Pido la Palabra
A Texas Prison Literature Project for Social Justice and the Literary Imagination
New: Expressions from the Chicas in White
We are thrilled to announce the publication of Deep Within: Expressions from the Chicas in White, a collection of poems and short prose pieces by Pido la Palabra students who reside at the Coleman Unit in Lockhart, Texas. The writings were produced in twice-weekly classes during the fall 2023 semester. View the magazine here.Learn More
The Teresa Lozano Long Institute of Latin American Studies (LLILAS) has been awarded a $500,000 grant from the Andrew W. Mellon Foundation for Pido la Palabra: A Texas Prison Literature Project for Social Justice and the Literary Imagination. The project is a collaboration between LLILAS, in partnership with the Nettie Lee Benson Latin American Collection (as LLILAS Benson), and the Texas Prison Education Initiative (TPEI), a volunteer-run organization based at The University of Texas at Austin that offers credit-bearing college courses through UT Extension to incarcerated youth and adults.
The project was conceived by LLILAS Director Adela Pineda Franco, who is also Lozano Long Professor in the Department of Spanish and Portuguese, and TPEI Director Sarah Brayne, associate professor in the Department of Sociology. Pineda Franco will serve as principal investigator (PI) and Brayne as co-PI.
The impetus for this project is multifaceted. According to Pineda and Brayne, efforts to engage and educate Hispanic incarcerated populations in the United States have remained scant, particularly in the realm literature and the arts. Studies in the U.S. and other countries have demonstrated that creative writing programs have long-lasting benefits.
The title "Pido la Palabra" evokes the rich connotations inherent in this Spanish idiom. Commonly translated as “I ask for the floor,” pido la palabra entails the request to speak in parliamentary procedure. However, it also alludes to the need for self-expression. Understood as “I ask for the word,” pido la palabra is also a means to reclaim one’s distinctive voice to communicate with others in a unique, affective, and meaningful way.
Writing on the Edge: Literature and Incarceration
As part of the grant's initiation, LLILAS Director Adela Pineda Franco inaugurated a seminar course called Writing on the Edge: Literature and Incarceration in spring 2023. The course was offered to graduate students in LLILAS and the Department of Spanish & Portuguese, as well as upper-level undergrads from the latter. Some of the writings produced by these students are featured in LLILAS Benson's Portal magazine and Voices of Mexico. The course is being taught by Professor Gabriela Polit in fall 2023.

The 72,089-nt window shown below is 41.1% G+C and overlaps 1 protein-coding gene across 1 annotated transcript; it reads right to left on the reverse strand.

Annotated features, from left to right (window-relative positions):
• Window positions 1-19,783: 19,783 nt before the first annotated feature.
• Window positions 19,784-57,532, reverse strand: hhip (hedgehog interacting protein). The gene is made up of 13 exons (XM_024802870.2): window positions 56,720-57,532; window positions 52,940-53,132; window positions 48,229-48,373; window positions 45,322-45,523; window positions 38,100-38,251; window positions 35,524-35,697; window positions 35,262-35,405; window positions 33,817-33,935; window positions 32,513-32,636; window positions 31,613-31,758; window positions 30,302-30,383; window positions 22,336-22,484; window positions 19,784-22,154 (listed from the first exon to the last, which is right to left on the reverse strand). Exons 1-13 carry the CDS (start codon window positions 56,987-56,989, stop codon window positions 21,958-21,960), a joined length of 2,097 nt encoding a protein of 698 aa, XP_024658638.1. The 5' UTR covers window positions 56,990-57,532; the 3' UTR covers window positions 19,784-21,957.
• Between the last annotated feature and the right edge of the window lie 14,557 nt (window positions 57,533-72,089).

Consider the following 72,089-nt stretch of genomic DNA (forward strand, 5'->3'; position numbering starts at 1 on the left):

Taking a hemispheric approach, Latin American writers with demonstrated success teaching creative writing programs in prisons serve as guest lecturers in the Writing on the Edge seminar at UT Austin, and teach workshops with Pido la Palabra to incarcerated students. Our first visitors are María José Rubin and Sabrina Charaf of the Prison Extension Program, School of Philosophy and Letters, University of Buenos Aires, Argentina. Information about their public campus event, "Why Do We Write?", can be found here.
Through the analysis of written texts by and about incarcerated people in the U.S., Latin America, and the circum-Caribbean, students explore the critical potential of literature to interrogate mass incarceration and its relationship to systemic inequalities, including access to education, as well as the limits and possibilities of prison writing as a social and restorative endeavor to reimagine society.
The seminar course introduces students to the Texas Prison Education Initiative (TPEI) teaching philosophy, which calls for flexible and strength-based pedagogical approaches. Throughout, the professor and students survey the process of implementing a creative writing program in Spanish within the multilingual context of U.S. (Texas) prisons, including methodological, ethical, and practical considerations that are rooted in evidence-based pedagogies.
Summer and Fall 2023: Teaching Incarcerated Students
During the summer of 2023, Pineda Franco and PhD students Gabriel Noriega and Yefferson Ospina (Spanish and Portuguese) initiated visits to the Coleman Unit of the Lockhart Correctional Facility in Lockhart, Texas, to teach a summer writing workshop. Coleman is a state prison for women. Due to summer travel schedules, Noriega led the bulk of the workshops, although all three members of the team spent time with their new students.
Workshop students received a Spanish-language booklet of diverse readings that had been assembled by the instructors. In addition, the students received handouts explaining stylistic conventions in writing (simile, metaphor, hyperbole, and so forth) and the rules for accent mark use in Spanish.
Classes at the Coleman Unit recommenced in August. They are led by Pineda Franco; Ospina and Noriega as GRAs, and collaborators Kelsey Bergeson, Celine Norman, and Alex Voisine. The textbook compiled for the fall is titled Creative Writing: A Spanish and Bilingual Approach.